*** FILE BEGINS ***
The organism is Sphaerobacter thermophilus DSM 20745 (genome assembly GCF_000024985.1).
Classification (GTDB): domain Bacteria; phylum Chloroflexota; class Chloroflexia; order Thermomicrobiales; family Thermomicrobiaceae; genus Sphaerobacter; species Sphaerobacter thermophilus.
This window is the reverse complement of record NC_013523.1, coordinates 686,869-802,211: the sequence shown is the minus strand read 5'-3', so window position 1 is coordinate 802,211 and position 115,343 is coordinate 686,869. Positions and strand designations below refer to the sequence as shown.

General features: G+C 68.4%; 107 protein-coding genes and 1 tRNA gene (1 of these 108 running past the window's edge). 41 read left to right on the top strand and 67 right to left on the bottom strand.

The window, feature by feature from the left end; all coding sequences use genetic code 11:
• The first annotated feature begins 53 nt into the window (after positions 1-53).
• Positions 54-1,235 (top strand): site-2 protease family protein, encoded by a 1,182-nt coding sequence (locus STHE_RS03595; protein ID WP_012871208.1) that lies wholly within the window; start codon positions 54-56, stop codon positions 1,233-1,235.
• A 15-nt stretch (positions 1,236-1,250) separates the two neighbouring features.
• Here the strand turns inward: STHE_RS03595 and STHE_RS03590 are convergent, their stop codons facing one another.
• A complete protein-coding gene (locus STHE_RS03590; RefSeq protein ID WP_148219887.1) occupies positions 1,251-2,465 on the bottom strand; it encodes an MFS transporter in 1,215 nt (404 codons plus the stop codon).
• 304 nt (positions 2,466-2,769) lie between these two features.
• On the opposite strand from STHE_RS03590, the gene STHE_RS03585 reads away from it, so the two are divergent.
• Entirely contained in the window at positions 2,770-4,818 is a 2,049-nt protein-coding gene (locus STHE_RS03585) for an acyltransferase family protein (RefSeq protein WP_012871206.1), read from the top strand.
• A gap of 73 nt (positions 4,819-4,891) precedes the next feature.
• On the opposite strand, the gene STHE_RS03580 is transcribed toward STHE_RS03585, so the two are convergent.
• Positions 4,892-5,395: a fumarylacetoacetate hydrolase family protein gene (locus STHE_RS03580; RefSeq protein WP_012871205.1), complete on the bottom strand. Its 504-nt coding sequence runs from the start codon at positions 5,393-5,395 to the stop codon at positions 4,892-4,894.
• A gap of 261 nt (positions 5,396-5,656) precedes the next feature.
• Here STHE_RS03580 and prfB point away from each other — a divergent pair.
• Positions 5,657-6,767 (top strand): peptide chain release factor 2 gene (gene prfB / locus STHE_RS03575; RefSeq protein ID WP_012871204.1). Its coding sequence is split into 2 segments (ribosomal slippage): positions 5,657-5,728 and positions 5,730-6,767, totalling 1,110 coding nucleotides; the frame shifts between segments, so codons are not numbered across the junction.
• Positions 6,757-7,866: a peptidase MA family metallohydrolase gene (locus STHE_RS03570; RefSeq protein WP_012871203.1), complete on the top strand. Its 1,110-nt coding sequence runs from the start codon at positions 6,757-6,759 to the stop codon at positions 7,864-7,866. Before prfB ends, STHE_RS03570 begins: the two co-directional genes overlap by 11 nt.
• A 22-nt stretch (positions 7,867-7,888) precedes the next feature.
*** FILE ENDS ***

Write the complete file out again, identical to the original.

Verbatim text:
The organism is Sphaerobacter thermophilus DSM 20745 (genome assembly GCF_000024985.1).
Classification (GTDB): domain Bacteria; phylum Chloroflexota; class Chloroflexia; order Thermomicrobiales; family Thermomicrobiaceae; genus Sphaerobacter; species Sphaerobacter thermophilus.
This window is the reverse complement of record NC_013523.1, coordinates 686,869-802,211: the sequence shown is the minus strand read 5'-3', so window position 1 is coordinate 802,211 and position 115,343 is coordinate 686,869. Positions and strand designations below refer to the sequence as shown.

General features: G+C 68.4%; 107 protein-coding genes and 1 tRNA gene (1 of these 108 running past the window's edge). 41 read left to right on the top strand and 67 right to left on the bottom strand.

The window, feature by feature from the left end; all coding sequences use genetic code 11:
• The first annotated feature begins 53 nt into the window (after positions 1-53).
• Positions 54-1,235 (top strand): site-2 protease family protein, encoded by a 1,182-nt coding sequence (locus STHE_RS03595; protein ID WP_012871208.1) that lies wholly within the window; start codon positions 54-56, stop codon positions 1,233-1,235.
• A 15-nt stretch (positions 1,236-1,250) separates the two neighbouring features.
• Here the strand turns inward: STHE_RS03595 and STHE_RS03590 are convergent, their stop codons facing one another.
• A complete protein-coding gene (locus STHE_RS03590; RefSeq protein ID WP_148219887.1) occupies positions 1,251-2,465 on the bottom strand; it encodes an MFS transporter in 1,215 nt (404 codons plus the stop codon).
• 304 nt (positions 2,466-2,769) lie between these two features.
• On the opposite strand from STHE_RS03590, the gene STHE_RS03585 reads away from it, so the two are divergent.
• Entirely contained in the window at positions 2,770-4,818 is a 2,049-nt protein-coding gene (locus STHE_RS03585) for an acyltransferase family protein (RefSeq protein WP_012871206.1), read from the top strand.
• A gap of 73 nt (positions 4,819-4,891) precedes the next feature.
• On the opposite strand, the gene STHE_RS03580 is transcribed toward STHE_RS03585, so the two are convergent.
• Positions 4,892-5,395: a fumarylacetoacetate hydrolase family protein gene (locus STHE_RS03580; RefSeq protein WP_012871205.1), complete on the bottom strand. Its 504-nt coding sequence runs from the start codon at positions 5,393-5,395 to the stop codon at positions 4,892-4,894.
• A gap of 261 nt (positions 5,396-5,656) precedes the next feature.
• Here STHE_RS03580 and prfB point away from each other — a divergent pair.
• Positions 5,657-6,767 (top strand): peptide chain release factor 2 gene (gene prfB / locus STHE_RS03575; RefSeq protein ID WP_012871204.1). Its coding sequence is split into 2 segments (ribosomal slippage): positions 5,657-5,728 and positions 5,730-6,767, totalling 1,110 coding nucleotides; the frame shifts between segments, so codons are not numbered across the junction.
• Positions 6,757-7,866: a peptidase MA family metallohydrolase gene (locus STHE_RS03570; RefSeq protein WP_012871203.1), complete on the top strand. Its 1,110-nt coding sequence runs from the start codon at positions 6,757-6,759 to the stop codon at positions 7,864-7,866. Before prfB ends, STHE_RS03570 begins: the two co-directional genes overlap by 11 nt.
• A 22-nt stretch (positions 7,867-7,888) precedes the next feature.